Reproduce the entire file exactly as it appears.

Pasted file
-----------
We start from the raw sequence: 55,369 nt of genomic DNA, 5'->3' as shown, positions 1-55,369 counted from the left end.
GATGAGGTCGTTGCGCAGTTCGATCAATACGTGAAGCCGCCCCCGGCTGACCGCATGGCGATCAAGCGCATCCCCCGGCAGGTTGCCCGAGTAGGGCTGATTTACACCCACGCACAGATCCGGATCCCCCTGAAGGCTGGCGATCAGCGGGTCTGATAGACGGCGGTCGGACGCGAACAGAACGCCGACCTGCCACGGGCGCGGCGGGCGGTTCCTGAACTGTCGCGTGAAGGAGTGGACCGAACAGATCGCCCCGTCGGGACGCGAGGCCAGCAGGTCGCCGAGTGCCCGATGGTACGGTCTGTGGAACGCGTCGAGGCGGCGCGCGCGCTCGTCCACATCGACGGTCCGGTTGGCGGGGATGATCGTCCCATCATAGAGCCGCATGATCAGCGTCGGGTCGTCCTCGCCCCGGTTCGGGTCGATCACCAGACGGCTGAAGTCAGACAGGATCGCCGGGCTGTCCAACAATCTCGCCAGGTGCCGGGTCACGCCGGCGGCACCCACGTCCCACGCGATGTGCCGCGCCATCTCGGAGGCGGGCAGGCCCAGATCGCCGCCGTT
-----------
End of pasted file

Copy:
We start from the raw sequence: 55,369 nt of genomic DNA, 5'->3' as shown, positions 1-55,369 counted from the left end.
GATGAGGTCGTTGCGCAGTTCGATCAATACGTGAAGCCGCCCCCGGCTGACCGCATGGCGATCAAGCGCATCCCCCGGCAGGTTGCCCGAGTAGGGCTGATTTACACCCACGCACAGATCCGGATCCCCCTGAAGGCTGGCGATCAGCGGGTCTGATAGACGGCGGTCGGACGCGAACAGAACGCCGACCTGCCACGGGCGCGGCGGGCGGTTCCTGAACTGTCGCGTGAAGGAGTGGACCGAACAGATCGCCCCGTCGGGACGCGAGGCCAGCAGGTCGCCGAGTGCCCGATGGTACGGTCTGTGGAACGCGTCGAGGCGGCGCGCGCGCTCGTCCACATCGACGGTCCGGTTGGCGGGGATGATCGTCCCATCATAGAGCCGCATGATCAGCGTCGGGTCGTCCTCGCCCCGGTTCGGGTCGATCACCAGACGGCTGAAGTCAGACAGGATCGCCGGGCTGTCCAACAATCTCGCCAGGTGCCGGGTCACGCCGGCGGCACCCACGTCCCACGCGATGTGCCGCGCCATCTCGGAGGCGGGCAGGCCCAGATCGCCGCCGTT